Our digital life will last beyond our own life.
As our lives become more and more digitised, we are creating a new category of personal property, that is, digital assets. This includes online accounts, photos, music and emails.
There are three areas generally identified – to think about and prepare for – when it comes to your digital and online life:
- Digital assets with financial value, such as online banking, PayPal, online shopping accounts and cryptocurrencies (for example Bitcoin);
- Digital assets with social value, such as Twitter, Facebook and LinkedIn profiles; and
- Digital assets of personal significance, such as Cloud storage, Flickr, YouTube and iTunes.
Whilst the use of social media, cloud storage, online banking accounts, emails and an array of digital platforms and accounts, continues to grow, their governing laws have not developed alongside. As result, it is unclear where the notion of digital assets fits amongst other traditional concepts of property, especially when it comes to a Will. Nor is there any UK case law to shape what happens to someone’s ‘digital estate’ and its contents after they die.
You should consider compiling a digital directory.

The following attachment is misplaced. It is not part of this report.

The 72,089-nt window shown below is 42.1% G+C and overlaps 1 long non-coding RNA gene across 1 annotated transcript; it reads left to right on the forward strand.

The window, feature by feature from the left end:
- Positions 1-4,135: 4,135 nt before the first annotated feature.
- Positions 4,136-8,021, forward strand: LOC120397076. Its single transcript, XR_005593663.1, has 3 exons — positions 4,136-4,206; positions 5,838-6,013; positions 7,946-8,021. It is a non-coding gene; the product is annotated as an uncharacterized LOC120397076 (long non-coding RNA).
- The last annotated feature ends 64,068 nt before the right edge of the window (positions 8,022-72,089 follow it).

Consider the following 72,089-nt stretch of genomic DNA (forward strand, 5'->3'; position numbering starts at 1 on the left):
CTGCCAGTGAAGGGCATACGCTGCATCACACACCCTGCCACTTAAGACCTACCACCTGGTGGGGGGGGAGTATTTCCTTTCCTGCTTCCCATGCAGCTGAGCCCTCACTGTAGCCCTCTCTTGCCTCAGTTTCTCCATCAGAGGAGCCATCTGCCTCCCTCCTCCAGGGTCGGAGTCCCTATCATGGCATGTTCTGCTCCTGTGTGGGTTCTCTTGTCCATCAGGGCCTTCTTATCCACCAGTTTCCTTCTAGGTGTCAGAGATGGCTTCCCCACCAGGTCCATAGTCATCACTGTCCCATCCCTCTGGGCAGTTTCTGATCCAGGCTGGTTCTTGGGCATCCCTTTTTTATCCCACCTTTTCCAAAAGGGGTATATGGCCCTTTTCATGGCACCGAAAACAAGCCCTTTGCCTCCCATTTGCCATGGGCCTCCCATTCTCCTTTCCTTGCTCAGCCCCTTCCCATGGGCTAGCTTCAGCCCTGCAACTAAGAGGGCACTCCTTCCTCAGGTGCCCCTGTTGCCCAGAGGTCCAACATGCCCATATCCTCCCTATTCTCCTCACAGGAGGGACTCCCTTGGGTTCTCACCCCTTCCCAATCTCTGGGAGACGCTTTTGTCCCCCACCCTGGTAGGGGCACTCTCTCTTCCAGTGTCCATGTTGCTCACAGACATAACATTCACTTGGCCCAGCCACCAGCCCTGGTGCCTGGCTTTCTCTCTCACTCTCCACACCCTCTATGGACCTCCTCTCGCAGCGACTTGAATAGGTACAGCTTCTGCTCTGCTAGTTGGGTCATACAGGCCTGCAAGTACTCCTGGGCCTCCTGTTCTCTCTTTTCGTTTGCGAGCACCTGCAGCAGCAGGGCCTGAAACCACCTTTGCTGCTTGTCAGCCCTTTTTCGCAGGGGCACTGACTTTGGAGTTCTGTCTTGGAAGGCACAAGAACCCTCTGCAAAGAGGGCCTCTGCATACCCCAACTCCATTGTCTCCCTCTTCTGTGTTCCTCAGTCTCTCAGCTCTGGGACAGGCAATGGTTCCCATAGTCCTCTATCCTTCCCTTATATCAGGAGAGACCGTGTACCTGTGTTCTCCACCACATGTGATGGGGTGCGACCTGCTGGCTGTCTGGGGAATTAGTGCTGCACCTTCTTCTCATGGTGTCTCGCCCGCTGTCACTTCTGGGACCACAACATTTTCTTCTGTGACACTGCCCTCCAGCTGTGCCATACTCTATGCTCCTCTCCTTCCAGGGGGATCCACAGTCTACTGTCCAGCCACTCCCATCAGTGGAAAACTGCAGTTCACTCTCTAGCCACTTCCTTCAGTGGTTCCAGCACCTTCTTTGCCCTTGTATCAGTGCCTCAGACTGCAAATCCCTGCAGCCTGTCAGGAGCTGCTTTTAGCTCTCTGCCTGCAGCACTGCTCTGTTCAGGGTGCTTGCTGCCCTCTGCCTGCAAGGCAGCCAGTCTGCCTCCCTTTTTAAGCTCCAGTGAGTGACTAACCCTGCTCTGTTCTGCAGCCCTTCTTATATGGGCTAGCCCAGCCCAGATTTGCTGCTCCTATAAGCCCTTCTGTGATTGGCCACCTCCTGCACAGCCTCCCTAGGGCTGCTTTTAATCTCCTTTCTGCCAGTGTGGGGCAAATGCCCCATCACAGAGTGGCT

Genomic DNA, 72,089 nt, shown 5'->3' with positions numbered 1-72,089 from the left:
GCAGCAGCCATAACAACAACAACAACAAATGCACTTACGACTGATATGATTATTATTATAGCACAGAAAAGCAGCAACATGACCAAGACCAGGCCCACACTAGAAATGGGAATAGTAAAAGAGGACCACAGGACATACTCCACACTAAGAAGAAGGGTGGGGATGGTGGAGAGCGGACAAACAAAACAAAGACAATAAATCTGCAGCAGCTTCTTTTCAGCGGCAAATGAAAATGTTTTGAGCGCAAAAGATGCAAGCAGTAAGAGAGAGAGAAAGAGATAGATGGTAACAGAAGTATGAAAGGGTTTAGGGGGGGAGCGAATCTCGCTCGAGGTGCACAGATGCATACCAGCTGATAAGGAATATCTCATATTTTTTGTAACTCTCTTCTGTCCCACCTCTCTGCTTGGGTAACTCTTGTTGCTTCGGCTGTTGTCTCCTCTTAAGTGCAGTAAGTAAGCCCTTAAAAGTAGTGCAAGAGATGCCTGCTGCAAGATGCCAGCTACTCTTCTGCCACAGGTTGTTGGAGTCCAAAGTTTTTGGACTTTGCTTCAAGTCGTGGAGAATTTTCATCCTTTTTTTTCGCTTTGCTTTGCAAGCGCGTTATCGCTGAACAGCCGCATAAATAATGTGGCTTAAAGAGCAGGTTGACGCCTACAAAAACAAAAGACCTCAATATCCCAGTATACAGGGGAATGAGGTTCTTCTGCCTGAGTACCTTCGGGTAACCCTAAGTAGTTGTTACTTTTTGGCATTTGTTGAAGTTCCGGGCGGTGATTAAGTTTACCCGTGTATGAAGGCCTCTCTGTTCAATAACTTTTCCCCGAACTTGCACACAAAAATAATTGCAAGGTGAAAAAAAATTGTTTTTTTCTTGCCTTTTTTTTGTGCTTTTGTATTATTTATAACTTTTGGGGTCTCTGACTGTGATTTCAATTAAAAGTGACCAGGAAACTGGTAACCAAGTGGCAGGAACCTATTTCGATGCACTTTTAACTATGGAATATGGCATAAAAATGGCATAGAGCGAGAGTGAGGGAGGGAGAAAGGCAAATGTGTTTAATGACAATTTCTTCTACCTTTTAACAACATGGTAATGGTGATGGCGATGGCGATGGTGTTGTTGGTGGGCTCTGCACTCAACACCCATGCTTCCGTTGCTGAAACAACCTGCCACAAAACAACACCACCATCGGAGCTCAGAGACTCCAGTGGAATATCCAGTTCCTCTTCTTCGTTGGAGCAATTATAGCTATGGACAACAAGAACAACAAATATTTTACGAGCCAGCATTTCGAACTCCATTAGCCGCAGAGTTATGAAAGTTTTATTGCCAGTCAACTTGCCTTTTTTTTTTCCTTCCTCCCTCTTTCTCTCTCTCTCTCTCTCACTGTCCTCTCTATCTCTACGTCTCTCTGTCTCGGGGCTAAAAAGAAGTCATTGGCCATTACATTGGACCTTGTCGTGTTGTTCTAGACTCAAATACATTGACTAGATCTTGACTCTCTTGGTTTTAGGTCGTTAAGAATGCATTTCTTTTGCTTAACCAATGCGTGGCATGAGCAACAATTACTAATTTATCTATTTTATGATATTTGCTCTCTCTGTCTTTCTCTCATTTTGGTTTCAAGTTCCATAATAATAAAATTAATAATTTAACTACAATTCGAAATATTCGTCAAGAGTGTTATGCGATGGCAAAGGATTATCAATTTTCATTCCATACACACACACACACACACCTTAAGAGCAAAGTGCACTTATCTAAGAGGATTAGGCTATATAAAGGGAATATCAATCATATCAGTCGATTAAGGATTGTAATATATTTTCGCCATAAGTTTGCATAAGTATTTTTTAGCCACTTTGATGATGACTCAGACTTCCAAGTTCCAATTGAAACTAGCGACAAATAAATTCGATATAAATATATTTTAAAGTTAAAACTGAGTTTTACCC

This should contain details of all of your online assets, social media accounts, logins and passwords.
Keep it together with a list of hard storage devices such as computers, laptops, USBs, smart phones and external storage drives. Update it regularly and keep it in a safe place which cannot be accessed until required by your executors/beneficiaries.
It is vital to ensure that your Will includes information for your executors giving details of your digital, online presence. This is something that should be seen as being of equal importance to a life insurance policy or other investment.
You have the legal right to pass on digital assets with financial value to your chosen beneficiaries.
You should consider which parts of your digital estate you wish to be passed on and who you wish to have access to them. For example, you may not want certain family members to access your email.
You also have the legal right to manage the deactivation, memorialisation or removal of your digital social life, but you need to take steps to exercise your rights by making a Will.
How we can help
If you have any questions about any matters raised in this article, please feel free to contact us. All initial enquiries are at no charge and without obligation. We are keen to have as much helpful content on our website as possible. Supplementary questions allow us to expand and improve the information provided on this site.
This article was contributed by Maureen Jarvis, who is a Tax and Executry Assistant in our Elgin office. Thank you, Maureen.